The artists also treat pages as the primary units of composition, ending scenes on final page panels and giving the overall book a visual rhythm synchronized to page turns and the gutter of the book spine. When, for example, the daughter spends two pages feeding her pet rabbit, the scene ends on an enlarged panel revealing that she has climbed inside the enclosure, the angled grid of the fencing evoking the gridded frames of the layout in a way that indirectly suggests why the mother left in the first place. The facing page expands that visual suggestion with a full-page image of a train in an open landscape. A later scene change employs a similar leap, with a 3x2 page of the parents arguing over whether the mother can stay followed by a full-page of the family seated at dinner. After two two-page spreads of night-darkened interior panels culminating in a one-panel sex scene, the page turn marks a scene leap to the next day, with the mother and daughter outside in a white-dominated landscape.
While there are no formal chapters, a visual motif of a full-page panel with a single inset further punctuates the novel, producing an additional rhythm that culminates in a mother-daughter pairing near the climax. While the novel is largely dialogue-driven with no narrating text, later page sequences switch to a purely visual approach that expands the emotional tension through images of silently content mother-daughter interactions in natural landscapes and the brooding father alone in his truck with visions of his wife. The most ambitious page in the novel pairs a close-up of his face with a contextless nude of the mother. Because the face consists of two black circles for eyes and a continuous squiggle of a line to form nose and mustache, the close-up pushes style into nearly pure abstraction—intensified by the naturalistic shape of the more distant nude and its hair-obscured face. For a moment I forgot I was reading a novel and not poring over a concept-rich graphic design.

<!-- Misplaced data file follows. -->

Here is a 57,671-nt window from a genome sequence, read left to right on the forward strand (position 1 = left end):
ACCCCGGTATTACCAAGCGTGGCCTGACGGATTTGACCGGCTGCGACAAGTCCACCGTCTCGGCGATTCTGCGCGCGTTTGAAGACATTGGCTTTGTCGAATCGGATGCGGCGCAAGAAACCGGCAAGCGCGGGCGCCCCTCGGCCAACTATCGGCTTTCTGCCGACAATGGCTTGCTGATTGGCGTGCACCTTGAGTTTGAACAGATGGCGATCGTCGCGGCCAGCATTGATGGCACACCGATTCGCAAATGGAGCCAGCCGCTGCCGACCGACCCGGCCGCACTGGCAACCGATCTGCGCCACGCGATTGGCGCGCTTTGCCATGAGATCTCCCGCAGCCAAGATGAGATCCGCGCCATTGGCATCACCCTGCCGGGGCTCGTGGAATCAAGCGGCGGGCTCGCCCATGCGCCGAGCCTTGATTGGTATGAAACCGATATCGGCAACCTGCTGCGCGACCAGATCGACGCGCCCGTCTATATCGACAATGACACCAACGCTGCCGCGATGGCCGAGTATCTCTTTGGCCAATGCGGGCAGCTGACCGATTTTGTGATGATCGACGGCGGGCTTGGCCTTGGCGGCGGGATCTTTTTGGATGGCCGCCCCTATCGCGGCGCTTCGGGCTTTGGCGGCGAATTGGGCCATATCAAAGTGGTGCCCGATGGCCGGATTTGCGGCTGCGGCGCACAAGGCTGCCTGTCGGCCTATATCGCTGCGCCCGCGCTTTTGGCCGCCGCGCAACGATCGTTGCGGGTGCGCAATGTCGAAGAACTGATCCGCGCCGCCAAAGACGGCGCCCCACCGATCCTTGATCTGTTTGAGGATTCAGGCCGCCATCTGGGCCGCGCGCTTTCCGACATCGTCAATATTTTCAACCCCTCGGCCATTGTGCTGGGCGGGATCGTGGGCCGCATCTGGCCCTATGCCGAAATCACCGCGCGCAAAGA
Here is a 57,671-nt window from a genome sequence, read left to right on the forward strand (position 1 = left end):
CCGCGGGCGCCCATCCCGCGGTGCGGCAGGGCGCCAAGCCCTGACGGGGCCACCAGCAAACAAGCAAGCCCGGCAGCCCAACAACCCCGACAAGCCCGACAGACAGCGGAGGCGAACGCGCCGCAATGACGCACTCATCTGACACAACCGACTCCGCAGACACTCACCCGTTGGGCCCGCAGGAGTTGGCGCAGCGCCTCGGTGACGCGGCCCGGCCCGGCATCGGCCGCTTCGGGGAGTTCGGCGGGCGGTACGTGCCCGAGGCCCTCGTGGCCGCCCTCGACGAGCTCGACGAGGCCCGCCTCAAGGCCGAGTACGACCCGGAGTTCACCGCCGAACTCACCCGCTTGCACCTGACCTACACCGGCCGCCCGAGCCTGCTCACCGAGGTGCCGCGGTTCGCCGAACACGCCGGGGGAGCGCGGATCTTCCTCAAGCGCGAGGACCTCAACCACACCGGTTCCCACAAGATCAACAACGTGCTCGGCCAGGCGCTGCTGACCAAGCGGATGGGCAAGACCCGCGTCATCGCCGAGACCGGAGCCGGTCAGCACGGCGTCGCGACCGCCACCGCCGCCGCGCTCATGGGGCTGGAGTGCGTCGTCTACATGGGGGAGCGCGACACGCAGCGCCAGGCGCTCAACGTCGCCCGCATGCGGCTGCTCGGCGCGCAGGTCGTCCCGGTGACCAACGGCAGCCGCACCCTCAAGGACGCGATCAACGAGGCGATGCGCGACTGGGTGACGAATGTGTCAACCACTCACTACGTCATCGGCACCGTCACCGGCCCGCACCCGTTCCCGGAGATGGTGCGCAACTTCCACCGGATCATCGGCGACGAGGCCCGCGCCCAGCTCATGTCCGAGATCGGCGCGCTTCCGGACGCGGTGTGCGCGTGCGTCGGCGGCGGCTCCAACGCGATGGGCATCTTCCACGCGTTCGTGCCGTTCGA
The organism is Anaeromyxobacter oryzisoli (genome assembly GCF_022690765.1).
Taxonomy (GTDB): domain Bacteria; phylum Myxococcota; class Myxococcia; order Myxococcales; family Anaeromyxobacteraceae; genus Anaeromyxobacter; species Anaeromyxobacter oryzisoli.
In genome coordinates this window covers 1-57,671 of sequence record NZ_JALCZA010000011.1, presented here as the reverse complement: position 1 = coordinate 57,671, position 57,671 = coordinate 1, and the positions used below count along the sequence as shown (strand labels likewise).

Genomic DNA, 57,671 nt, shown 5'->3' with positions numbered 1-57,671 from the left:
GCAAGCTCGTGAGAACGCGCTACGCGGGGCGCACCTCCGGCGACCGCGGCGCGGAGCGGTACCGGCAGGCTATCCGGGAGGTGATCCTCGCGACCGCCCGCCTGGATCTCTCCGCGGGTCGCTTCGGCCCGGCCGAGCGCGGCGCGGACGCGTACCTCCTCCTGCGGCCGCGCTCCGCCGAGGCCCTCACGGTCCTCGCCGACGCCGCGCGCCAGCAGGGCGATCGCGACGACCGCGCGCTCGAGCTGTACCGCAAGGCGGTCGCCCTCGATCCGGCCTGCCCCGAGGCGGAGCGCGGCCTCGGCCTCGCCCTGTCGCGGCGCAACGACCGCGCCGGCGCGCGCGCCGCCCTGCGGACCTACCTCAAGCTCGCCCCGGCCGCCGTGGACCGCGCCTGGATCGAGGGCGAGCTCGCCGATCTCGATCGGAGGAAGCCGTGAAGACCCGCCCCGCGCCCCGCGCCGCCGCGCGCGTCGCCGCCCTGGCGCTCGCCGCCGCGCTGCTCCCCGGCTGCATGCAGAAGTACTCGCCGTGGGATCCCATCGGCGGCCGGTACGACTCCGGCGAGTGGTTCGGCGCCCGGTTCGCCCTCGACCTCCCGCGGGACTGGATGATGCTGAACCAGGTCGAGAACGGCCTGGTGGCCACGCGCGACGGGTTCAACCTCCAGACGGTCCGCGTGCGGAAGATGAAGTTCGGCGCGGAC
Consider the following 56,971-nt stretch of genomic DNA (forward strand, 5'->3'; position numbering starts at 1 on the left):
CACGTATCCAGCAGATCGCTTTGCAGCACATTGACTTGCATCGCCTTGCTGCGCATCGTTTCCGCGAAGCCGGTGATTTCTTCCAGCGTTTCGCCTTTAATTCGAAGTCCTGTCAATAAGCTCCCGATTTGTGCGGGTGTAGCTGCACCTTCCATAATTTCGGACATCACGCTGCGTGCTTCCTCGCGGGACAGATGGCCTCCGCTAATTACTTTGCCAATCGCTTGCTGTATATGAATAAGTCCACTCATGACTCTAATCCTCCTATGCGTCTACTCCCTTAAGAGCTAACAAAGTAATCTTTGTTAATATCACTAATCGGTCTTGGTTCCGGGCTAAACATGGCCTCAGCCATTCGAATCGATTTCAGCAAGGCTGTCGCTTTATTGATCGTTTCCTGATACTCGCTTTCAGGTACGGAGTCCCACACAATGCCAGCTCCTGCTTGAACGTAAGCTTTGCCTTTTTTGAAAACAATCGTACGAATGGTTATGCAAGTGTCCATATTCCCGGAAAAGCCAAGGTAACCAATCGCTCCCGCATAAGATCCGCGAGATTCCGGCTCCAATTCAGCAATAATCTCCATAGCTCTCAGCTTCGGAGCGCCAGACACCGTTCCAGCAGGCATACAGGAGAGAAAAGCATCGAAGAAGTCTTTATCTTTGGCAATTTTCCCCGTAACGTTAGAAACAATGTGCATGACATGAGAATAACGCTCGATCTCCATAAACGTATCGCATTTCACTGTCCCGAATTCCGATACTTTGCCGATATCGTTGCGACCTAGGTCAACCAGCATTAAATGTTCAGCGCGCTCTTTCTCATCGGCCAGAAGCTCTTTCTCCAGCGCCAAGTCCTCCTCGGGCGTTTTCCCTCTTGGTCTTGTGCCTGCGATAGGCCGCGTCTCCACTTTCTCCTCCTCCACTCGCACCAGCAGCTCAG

While the novel is successful both in its minimalistic visual approach and its realistic treatment of the emotional dynamics of an estranged but well-intentioned family, I still question the premise of its high-concept title. Since the word "hobo" evokes Depression-era homeless men hopping rides on agricultural trains, I assumed this contemporary story would use it only metaphorically, the phrase "hobo mom" evoking the title character's inability to remain in the rabbit cage of traditional motherhood. But, in fact, no, the mother's opening scene is literally set on a train, in one of those inexplicably empty cars with a sliding side door ubiquitous in film lore. She also faces a would-be rapist who tears open her shirt to expose her cartoon breasts before she manages to shove him out into a dust heap beside the rails. The burly rapist is apparently a "hobo" too, imported from the same bin of clichés, making any metaphorical or thematic reading of the word and its reflection on the mother's character difficult.
Here I suspect Radiguès, who lives in Brussels, may be the primary hand at work, since the Depression-era tropes are reminiscent of westerns written by European authors who preserve their own pseudo-version of US historical fiction in an even more distorted form. But who knows? Perhaps Forsman, who lives in Massachusetts, has an interest in hobos.
Happily, this one too-literal scene only briefly mars an otherwise warmly intelligent drama as the returned mother tries to make amends and reintegrate into a lifestyle that continues to grate against her wandering impulses. Since her husband is a locksmith who drives a truck adorned with the wordless logo of an antique key, and the daughter plays on a swing made from a tire tied to a tree branch, readers can probably sense the plot trajectory of those metaphors, but the pleasure is in the author's dual execution.